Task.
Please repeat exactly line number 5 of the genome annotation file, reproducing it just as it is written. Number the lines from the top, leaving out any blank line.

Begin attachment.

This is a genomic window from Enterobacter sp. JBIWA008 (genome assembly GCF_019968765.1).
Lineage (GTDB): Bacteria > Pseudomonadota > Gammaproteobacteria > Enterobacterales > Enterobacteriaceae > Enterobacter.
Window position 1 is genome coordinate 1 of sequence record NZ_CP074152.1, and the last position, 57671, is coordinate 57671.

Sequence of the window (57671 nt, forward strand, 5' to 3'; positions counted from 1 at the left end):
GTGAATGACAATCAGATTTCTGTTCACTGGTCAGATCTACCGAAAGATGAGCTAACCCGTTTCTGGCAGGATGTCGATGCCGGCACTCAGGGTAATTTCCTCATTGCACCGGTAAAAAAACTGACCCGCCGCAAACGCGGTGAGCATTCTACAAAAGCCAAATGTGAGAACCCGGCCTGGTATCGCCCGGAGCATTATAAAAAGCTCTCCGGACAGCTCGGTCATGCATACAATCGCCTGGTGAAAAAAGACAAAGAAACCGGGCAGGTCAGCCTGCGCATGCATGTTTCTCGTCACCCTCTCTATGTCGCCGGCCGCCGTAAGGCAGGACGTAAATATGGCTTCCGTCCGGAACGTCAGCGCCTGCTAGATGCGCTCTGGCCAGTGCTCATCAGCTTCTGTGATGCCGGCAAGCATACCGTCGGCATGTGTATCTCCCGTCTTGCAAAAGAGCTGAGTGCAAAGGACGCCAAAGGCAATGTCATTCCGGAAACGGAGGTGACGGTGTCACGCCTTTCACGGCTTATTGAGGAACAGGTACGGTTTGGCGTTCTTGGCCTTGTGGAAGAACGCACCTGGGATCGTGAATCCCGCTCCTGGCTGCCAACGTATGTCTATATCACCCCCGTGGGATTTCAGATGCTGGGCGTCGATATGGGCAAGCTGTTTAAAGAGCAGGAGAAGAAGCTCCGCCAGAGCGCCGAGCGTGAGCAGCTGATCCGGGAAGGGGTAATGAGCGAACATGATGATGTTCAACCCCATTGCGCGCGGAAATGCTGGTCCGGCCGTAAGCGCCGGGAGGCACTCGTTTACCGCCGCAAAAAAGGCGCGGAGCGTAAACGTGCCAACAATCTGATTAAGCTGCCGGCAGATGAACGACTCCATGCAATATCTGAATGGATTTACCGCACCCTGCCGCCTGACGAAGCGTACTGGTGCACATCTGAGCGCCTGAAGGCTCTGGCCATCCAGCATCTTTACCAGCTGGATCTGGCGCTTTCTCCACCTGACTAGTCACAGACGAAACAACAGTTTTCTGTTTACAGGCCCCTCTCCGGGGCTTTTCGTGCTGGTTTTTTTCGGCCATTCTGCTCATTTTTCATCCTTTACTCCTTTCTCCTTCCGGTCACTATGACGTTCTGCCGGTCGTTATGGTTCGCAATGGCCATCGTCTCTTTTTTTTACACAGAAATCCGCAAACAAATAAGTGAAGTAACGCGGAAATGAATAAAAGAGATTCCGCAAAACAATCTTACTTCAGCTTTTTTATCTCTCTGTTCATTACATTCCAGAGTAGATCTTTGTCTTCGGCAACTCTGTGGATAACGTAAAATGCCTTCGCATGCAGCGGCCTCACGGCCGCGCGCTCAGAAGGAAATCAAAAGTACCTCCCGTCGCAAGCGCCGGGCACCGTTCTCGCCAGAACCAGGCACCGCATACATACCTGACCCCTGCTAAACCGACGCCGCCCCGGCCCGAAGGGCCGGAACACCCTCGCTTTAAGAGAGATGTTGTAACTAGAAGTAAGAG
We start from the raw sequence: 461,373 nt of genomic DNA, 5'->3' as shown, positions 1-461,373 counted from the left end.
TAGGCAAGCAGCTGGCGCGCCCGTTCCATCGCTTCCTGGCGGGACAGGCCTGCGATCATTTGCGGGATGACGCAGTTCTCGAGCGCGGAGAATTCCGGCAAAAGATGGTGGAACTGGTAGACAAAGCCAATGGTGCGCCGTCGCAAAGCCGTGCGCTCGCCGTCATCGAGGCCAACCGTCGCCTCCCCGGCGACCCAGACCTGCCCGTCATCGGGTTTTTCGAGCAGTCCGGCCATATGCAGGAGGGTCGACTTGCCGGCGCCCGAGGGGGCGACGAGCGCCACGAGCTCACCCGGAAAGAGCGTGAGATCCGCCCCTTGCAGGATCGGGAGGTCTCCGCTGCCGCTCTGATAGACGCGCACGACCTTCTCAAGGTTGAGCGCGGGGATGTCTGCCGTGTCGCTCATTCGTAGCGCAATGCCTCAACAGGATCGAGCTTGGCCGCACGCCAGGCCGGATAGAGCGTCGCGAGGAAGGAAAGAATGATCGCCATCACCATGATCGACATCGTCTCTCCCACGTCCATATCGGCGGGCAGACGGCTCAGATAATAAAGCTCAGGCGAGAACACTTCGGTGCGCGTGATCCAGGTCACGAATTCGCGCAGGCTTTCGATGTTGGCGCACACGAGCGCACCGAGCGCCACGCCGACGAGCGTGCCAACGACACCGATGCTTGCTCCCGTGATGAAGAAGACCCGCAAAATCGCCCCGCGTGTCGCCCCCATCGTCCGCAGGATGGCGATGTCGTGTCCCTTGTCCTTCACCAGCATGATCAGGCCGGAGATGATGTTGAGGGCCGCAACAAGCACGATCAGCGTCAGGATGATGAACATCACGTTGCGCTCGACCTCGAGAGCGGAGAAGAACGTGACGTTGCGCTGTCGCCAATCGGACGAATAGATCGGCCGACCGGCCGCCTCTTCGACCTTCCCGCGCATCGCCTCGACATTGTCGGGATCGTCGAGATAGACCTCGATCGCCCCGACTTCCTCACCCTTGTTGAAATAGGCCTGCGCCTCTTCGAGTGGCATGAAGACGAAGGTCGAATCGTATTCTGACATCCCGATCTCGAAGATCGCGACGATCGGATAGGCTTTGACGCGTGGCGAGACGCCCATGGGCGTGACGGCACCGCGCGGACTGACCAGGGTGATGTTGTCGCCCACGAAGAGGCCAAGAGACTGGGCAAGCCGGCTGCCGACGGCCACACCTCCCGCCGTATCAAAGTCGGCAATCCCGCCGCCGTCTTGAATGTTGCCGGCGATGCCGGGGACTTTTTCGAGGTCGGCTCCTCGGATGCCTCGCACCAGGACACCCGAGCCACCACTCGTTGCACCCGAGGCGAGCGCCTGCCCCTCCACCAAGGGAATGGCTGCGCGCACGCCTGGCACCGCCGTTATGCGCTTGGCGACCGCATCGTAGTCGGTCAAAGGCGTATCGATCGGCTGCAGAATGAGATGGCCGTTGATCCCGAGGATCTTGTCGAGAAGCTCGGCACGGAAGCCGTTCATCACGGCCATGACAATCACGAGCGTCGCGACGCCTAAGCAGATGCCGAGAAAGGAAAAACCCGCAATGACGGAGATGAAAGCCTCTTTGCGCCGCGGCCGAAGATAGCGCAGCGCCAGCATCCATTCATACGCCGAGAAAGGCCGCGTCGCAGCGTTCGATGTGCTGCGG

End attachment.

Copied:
GTGAATGACAATCAGATTTCTGTTCACTGGTCAGATCTACCGAAAGATGAGCTAACCCGTTTCTGGCAGGATGTCGATGCCGGCACTCAGGGTAATTTCCTCATTGCACCGGTAAAAAAACTGACCCGCCGCAAACGCGGTGAGCATTCTACAAAAGCCAAATGTGAGAACCCGGCCTGGTATCGCCCGGAGCATTATAAAAAGCTCTCCGGACAGCTCGGTCATGCATACAATCGCCTGGTGAAAAAAGACAAAGAAACCGGGCAGGTCAGCCTGCGCATGCATGTTTCTCGTCACCCTCTCTATGTCGCCGGCCGCCGTAAGGCAGGACGTAAATATGGCTTCCGTCCGGAACGTCAGCGCCTGCTAGATGCGCTCTGGCCAGTGCTCATCAGCTTCTGTGATGCCGGCAAGCATACCGTCGGCATGTGTATCTCCCGTCTTGCAAAAGAGCTGAGTGCAAAGGACGCCAAAGGCAATGTCATTCCGGAAACGGAGGTGACGGTGTCACGCCTTTCACGGCTTATTGAGGAACAGGTACGGTTTGGCGTTCTTGGCCTTGTGGAAGAACGCACCTGGGATCGTGAATCCCGCTCCTGGCTGCCAACGTATGTCTATATCACCCCCGTGGGATTTCAGATGCTGGGCGTCGATATGGGCAAGCTGTTTAAAGAGCAGGAGAAGAAGCTCCGCCAGAGCGCCGAGCGTGAGCAGCTGATCCGGGAAGGGGTAATGAGCGAACATGATGATGTTCAACCCCATTGCGCGCGGAAATGCTGGTCCGGCCGTAAGCGCCGGGAGGCACTCGTTTACCGCCGCAAAAAAGGCGCGGAGCGTAAACGTGCCAACAATCTGATTAAGCTGCCGGCAGATGAACGACTCCATGCAATATCTGAATGGATTTACCGCACCCTGCCGCCTGACGAAGCGTACTGGTGCACATCTGAGCGCCTGAAGGCTCTGGCCATCCAGCATCTTTACCAGCTGGATCTGGCGCTTTCTCCACCTGACTAGTCACAGACGAAACAACAGTTTTCTGTTTACAGGCCCCTCTCCGGGGCTTTTCGTGCTGGTTTTTTTCGGCCATTCTGCTCATTTTTCATCCTTTACTCCTTTCTCCTTCCGGTCACTATGACGTTCTGCCGGTCGTTATGGTTCGCAATGGCCATCGTCTCTTTTTTTTACACAGAAATCCGCAAACAAATAAGTGAAGTAACGCGGAAATGAATAAAAGAGATTCCGCAAAACAATCTTACTTCAGCTTTTTTATCTCTCTGTTCATTACATTCCAGAGTAGATCTTTGTCTTCGGCAACTCTGTGGATAACGTAAAATGCCTTCGCATGCAGCGGCCTCACGGCCGCGCGCTCAGAAGGAAATCAAAAGTACCTCCCGTCGCAAGCGCCGGGCACCGTTCTCGCCAGAACCAGGCACCGCATACATACCTGACCCCTGCTAAACCGACGCCGCCCCGGCCCGAAGGGCCGGAACACCCTCGCTTTAAGAGAGATGTTGTAACTAGAAGTAAGAG